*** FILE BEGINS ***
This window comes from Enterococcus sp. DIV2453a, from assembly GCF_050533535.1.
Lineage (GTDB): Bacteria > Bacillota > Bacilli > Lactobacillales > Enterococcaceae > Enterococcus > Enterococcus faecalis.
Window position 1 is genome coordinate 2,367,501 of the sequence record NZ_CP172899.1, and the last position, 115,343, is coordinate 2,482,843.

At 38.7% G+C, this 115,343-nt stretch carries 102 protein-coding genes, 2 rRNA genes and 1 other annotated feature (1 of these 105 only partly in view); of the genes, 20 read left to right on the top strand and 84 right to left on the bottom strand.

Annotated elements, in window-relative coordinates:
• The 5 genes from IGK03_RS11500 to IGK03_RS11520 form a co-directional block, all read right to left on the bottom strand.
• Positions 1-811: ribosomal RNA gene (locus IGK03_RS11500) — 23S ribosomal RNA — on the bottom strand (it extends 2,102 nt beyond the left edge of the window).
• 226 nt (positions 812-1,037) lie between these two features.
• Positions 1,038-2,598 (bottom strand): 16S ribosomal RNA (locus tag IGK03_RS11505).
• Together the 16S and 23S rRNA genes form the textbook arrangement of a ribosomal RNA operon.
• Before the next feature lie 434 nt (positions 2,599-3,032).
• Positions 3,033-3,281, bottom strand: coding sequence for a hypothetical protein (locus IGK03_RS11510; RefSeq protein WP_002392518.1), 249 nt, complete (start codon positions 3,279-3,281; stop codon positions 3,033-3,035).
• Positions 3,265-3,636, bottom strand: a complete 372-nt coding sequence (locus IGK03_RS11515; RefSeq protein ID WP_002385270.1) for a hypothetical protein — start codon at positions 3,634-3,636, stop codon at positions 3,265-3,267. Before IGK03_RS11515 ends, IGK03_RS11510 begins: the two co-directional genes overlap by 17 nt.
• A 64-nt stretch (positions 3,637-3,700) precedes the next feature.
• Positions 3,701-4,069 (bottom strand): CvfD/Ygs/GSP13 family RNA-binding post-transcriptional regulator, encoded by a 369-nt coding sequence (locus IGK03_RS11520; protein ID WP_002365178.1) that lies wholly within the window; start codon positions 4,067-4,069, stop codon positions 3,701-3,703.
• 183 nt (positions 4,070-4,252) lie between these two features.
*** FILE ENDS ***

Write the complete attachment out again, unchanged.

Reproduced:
This window comes from Enterococcus sp. DIV2453a, from assembly GCF_050533535.1.
Lineage (GTDB): Bacteria > Bacillota > Bacilli > Lactobacillales > Enterococcaceae > Enterococcus > Enterococcus faecalis.
Window position 1 is genome coordinate 2,367,501 of the sequence record NZ_CP172899.1, and the last position, 115,343, is coordinate 2,482,843.

At 38.7% G+C, this 115,343-nt stretch carries 102 protein-coding genes, 2 rRNA genes and 1 other annotated feature (1 of these 105 only partly in view); of the genes, 20 read left to right on the top strand and 84 right to left on the bottom strand.

Annotated elements, in window-relative coordinates:
• The 5 genes from IGK03_RS11500 to IGK03_RS11520 form a co-directional block, all read right to left on the bottom strand.
• Positions 1-811: ribosomal RNA gene (locus IGK03_RS11500) — 23S ribosomal RNA — on the bottom strand (it extends 2,102 nt beyond the left edge of the window).
• 226 nt (positions 812-1,037) lie between these two features.
• Positions 1,038-2,598 (bottom strand): 16S ribosomal RNA (locus tag IGK03_RS11505).
• Together the 16S and 23S rRNA genes form the textbook arrangement of a ribosomal RNA operon.
• Before the next feature lie 434 nt (positions 2,599-3,032).
• Positions 3,033-3,281, bottom strand: coding sequence for a hypothetical protein (locus IGK03_RS11510; RefSeq protein WP_002392518.1), 249 nt, complete (start codon positions 3,279-3,281; stop codon positions 3,033-3,035).
• Positions 3,265-3,636, bottom strand: a complete 372-nt coding sequence (locus IGK03_RS11515; RefSeq protein ID WP_002385270.1) for a hypothetical protein — start codon at positions 3,634-3,636, stop codon at positions 3,265-3,267. Before IGK03_RS11515 ends, IGK03_RS11510 begins: the two co-directional genes overlap by 17 nt.
• A 64-nt stretch (positions 3,637-3,700) precedes the next feature.
• Positions 3,701-4,069 (bottom strand): CvfD/Ygs/GSP13 family RNA-binding post-transcriptional regulator, encoded by a 369-nt coding sequence (locus IGK03_RS11520; protein ID WP_002365178.1) that lies wholly within the window; start codon positions 4,067-4,069, stop codon positions 3,701-3,703.
• 183 nt (positions 4,070-4,252) lie between these two features.